Kikuko Tsumura is a multi-prizewinning Japanese author whose mischievously deceptive new novel takes us into what purports to be the office world of Tokyo. The routine at first seems familiar, but intriguing disparities emerge: the present is also a foreign country. There’s No Such Thing as an Easy Job gives us the minutiae of everyday working life — but not as we know it. Think Diary of a Nobody without the Pooterish self-regard. Or Nicholson Baker’s Mezzanine, freed from lunchtime restrictions.
A burnt-out young woman wants a job without responsibility — no stress, no demands. First up: a surveillance assignment observing a novelist suspected of receiving contraband goods. Via hidden cameras, slumped at an office monitor, she keeps watch on him, and as the dead hours unroll she finds herself tracking his TV viewing, craving the food he eats, even criticising his literary output, sharing ‘if not his joy and sadness, then certainly his boredom’.
The surveillance ends, and she joins a team producing audio ads for a local bus company. Undemanding enough, until she becomes aware that shops and offices on the bus route are mysteriously disappearing, while others appear, unnervingly linked to the ads. With a touch of techno magic realism, the author slyly questions the relationship between advertising and success or failure — indeed existence itself. The wittily deadpan translation by Polly Barton has won a PEN prize.
What next for our narrator? Digging up fun facts for the back of rice cracker wrappers. The crackers are delicious (squid and mirin, shredded seaweed and bonito flakes) but her wrapper facts prove disconcertingly popular: fan letters flood in, and responsibility looms. She flees. A straightforward stint handing out feelgood posters to local residents lands her in a risky moral battle with a creepily sinister cult.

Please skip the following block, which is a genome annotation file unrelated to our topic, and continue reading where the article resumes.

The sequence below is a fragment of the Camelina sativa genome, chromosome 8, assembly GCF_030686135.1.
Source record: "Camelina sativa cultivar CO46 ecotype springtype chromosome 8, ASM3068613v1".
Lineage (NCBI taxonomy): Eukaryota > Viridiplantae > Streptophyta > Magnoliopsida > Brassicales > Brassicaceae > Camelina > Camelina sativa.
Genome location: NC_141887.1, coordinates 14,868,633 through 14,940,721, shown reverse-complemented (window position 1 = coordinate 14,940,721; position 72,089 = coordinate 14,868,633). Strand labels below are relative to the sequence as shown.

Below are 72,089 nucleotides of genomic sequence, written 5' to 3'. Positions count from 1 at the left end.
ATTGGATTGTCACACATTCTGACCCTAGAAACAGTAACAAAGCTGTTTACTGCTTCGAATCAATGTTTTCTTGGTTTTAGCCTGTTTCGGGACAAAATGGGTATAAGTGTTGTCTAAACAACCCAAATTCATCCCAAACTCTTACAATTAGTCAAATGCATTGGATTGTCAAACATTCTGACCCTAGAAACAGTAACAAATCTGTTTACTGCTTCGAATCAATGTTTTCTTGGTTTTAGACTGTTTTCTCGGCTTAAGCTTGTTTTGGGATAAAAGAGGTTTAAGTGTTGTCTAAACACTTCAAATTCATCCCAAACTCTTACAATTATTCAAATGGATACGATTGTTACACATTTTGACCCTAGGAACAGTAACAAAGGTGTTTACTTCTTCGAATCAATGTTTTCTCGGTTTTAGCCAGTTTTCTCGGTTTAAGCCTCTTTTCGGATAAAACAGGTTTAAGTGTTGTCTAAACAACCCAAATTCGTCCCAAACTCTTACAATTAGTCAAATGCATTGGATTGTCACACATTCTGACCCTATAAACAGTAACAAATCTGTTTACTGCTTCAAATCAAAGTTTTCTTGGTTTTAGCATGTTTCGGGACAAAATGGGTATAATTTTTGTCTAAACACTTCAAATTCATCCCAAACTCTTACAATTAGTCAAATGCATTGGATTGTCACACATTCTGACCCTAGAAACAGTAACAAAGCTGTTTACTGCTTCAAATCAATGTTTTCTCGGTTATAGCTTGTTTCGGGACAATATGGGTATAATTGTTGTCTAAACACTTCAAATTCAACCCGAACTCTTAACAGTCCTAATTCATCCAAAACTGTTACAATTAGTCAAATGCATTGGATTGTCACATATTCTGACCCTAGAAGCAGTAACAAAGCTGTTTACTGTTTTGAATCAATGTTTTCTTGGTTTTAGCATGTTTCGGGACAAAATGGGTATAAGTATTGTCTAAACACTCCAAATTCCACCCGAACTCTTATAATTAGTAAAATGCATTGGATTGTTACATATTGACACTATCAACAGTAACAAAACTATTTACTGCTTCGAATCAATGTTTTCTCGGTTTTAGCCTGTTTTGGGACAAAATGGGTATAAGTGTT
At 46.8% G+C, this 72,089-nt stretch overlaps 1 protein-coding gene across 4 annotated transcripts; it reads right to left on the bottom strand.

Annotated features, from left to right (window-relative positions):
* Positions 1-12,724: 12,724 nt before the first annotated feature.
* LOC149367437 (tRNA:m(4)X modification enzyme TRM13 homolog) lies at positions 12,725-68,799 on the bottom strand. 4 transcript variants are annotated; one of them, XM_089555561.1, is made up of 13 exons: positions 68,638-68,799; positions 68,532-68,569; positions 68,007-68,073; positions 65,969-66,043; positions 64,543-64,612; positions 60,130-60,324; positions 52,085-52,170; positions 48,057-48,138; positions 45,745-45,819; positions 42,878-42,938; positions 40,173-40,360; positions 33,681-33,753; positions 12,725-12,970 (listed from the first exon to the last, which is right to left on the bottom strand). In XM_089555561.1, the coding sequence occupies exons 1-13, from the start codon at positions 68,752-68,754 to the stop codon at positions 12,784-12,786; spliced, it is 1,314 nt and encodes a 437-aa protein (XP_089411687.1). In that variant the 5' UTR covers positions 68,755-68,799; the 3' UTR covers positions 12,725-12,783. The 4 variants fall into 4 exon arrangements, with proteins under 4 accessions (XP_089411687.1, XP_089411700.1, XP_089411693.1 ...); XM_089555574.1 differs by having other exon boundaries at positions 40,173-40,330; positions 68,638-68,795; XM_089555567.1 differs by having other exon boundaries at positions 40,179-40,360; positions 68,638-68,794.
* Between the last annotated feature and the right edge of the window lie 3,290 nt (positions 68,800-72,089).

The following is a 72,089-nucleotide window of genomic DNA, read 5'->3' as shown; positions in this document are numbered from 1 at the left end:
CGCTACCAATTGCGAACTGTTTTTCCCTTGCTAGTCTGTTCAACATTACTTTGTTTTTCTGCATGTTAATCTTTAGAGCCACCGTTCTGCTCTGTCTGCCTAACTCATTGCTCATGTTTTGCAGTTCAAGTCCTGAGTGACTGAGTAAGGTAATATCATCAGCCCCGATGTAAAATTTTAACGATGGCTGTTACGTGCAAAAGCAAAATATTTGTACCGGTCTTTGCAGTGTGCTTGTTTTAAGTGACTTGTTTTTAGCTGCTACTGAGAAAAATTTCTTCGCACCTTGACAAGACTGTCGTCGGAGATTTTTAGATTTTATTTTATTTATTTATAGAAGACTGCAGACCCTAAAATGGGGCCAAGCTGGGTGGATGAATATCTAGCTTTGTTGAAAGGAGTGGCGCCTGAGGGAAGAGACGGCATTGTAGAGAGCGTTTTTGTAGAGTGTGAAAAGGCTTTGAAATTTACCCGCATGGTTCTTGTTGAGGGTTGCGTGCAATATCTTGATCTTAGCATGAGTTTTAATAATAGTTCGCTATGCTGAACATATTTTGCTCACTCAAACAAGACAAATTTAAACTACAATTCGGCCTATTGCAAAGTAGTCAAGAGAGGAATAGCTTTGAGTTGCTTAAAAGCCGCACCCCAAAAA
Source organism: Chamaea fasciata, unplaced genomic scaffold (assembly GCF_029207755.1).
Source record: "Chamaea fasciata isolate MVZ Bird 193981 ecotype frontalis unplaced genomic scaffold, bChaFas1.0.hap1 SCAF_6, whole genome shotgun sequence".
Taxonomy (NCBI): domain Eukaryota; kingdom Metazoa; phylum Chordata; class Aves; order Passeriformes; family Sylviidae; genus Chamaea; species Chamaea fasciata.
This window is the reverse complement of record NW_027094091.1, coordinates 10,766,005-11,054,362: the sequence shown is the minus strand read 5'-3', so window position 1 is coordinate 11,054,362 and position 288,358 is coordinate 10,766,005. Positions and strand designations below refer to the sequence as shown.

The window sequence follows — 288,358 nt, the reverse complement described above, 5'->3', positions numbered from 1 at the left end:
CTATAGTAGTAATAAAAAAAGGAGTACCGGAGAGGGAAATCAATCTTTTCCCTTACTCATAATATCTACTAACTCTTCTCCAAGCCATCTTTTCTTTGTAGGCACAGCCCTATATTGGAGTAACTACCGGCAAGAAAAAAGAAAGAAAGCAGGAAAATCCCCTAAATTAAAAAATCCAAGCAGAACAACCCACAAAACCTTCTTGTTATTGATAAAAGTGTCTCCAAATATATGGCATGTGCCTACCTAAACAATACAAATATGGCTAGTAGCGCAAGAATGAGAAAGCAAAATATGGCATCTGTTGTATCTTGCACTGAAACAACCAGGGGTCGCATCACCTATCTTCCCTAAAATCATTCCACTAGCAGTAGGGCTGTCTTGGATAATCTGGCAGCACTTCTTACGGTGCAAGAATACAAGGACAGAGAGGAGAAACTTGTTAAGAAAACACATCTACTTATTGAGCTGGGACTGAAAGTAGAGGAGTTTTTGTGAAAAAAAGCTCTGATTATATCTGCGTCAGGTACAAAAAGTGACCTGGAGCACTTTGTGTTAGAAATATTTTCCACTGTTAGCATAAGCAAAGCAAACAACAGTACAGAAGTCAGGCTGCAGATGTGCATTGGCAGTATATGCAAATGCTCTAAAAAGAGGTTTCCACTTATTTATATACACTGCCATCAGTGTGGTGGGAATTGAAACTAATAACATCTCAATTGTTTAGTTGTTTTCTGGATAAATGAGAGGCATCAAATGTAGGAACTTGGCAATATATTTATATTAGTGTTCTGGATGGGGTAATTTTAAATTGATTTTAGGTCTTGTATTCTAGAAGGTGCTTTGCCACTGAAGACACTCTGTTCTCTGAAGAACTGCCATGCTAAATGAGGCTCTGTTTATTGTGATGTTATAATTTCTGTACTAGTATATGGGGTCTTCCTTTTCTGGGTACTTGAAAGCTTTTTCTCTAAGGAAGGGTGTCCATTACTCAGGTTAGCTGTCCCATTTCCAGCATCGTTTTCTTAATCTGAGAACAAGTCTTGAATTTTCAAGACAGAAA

Tsumura has a sharp eye for the absurdities of white-collar admin, the solace of workplace friendships, the insidious anxieties, and the consoling siren lure of fast food (those Inarizushi parcels and jumbo manju sound irresistible), but the novel is feeling its way into deeper waters.
What seems the least challenging job —checking out edible vegetation in a national park forest — turns out to be not only demanding but life-changing. Some longueurs creep in here, but the novel’s surreal charm wins through, pointing up the looking-glass aspect of the narrator’s world: confronted by what she’s running away from, the fantastical and the ordinary become interchangeable, as she stumbles into what she’s really been searching for all along.
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